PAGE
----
- Varnish is in front of the webserver; it works as a reverse http proxy that caches.
- You can use both.
- Mostly write -- Varnish will need to have affected pages purged. This will result in an overhead and little benefit for modified pages.
- Mostly read -- Varnish will probably cover most of it.
- Similar read & write -- Varnish will serve a lot of the pages for you, Memcache will provide info for pages that have a mixture of known and new data allowing you to generate pages faster.
An example that could apply to stackoverflow.com: adding this comment invalidated the page cache, so this page would have to be cleared from Varnish (and also my profile page, which probably isn't worth caching to begin with. Remembering to invalidate all affected pages may be a bit of an issue). All the comments, however, are still in Memcache, so the database only has to write this comment. Nothing else needs to be done by the database to generate the page. All the comments are pulled by Memcache, and the page is recached until somebody affects it again (perhaps by voting my answer up). Again, the database writes the vote, all other data is pulled from Memcache, and life is fast.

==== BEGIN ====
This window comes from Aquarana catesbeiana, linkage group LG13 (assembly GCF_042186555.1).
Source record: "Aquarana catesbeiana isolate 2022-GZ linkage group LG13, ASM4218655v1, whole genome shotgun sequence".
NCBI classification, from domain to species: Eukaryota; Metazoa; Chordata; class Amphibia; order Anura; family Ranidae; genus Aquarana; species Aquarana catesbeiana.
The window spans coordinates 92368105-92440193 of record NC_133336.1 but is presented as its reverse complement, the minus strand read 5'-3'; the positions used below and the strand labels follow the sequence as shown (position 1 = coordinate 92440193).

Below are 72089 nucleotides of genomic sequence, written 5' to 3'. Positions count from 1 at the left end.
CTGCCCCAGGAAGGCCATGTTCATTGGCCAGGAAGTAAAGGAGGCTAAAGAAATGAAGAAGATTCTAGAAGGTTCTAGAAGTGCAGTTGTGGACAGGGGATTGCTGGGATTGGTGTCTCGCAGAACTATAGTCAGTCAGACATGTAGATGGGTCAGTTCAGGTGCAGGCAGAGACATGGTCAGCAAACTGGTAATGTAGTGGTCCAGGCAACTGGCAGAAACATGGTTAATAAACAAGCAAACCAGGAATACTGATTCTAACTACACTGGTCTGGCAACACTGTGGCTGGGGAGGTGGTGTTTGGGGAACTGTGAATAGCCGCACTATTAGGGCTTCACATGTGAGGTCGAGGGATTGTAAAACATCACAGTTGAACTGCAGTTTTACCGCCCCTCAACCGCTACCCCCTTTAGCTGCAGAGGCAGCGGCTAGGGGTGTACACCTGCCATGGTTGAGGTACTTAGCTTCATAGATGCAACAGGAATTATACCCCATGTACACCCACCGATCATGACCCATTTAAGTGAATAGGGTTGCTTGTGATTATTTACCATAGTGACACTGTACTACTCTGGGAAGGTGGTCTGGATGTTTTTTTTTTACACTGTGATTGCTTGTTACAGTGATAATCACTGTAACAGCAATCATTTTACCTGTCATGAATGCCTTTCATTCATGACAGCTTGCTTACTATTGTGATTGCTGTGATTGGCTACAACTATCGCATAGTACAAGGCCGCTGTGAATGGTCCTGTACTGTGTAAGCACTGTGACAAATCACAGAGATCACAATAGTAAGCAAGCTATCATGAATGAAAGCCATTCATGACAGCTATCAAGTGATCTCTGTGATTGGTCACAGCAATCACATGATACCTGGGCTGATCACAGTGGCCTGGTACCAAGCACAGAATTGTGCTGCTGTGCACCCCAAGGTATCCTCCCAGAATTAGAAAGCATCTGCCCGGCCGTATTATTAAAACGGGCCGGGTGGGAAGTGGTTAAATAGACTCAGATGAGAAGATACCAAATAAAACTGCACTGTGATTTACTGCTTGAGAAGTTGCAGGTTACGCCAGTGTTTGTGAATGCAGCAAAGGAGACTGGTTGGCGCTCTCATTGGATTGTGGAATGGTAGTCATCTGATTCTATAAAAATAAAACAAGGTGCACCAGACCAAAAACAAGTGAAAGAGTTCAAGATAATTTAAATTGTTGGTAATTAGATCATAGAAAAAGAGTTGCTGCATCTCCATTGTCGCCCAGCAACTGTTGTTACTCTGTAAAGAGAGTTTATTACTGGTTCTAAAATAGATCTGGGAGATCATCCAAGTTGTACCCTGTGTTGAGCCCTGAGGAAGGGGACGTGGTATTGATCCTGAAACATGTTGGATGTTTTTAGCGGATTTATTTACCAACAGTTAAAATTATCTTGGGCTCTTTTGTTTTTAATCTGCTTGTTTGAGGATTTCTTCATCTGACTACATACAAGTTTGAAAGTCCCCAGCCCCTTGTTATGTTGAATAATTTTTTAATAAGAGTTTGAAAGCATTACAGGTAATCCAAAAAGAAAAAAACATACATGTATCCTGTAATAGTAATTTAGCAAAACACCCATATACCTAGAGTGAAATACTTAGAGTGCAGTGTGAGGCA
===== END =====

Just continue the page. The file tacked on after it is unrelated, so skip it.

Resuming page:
Memcache saves your DB from doing a lot of read work, Varnish saves your dynamic web server from CPU load by making you generate pages less frequently (and lightens the db load a bit as well if not for Memcache).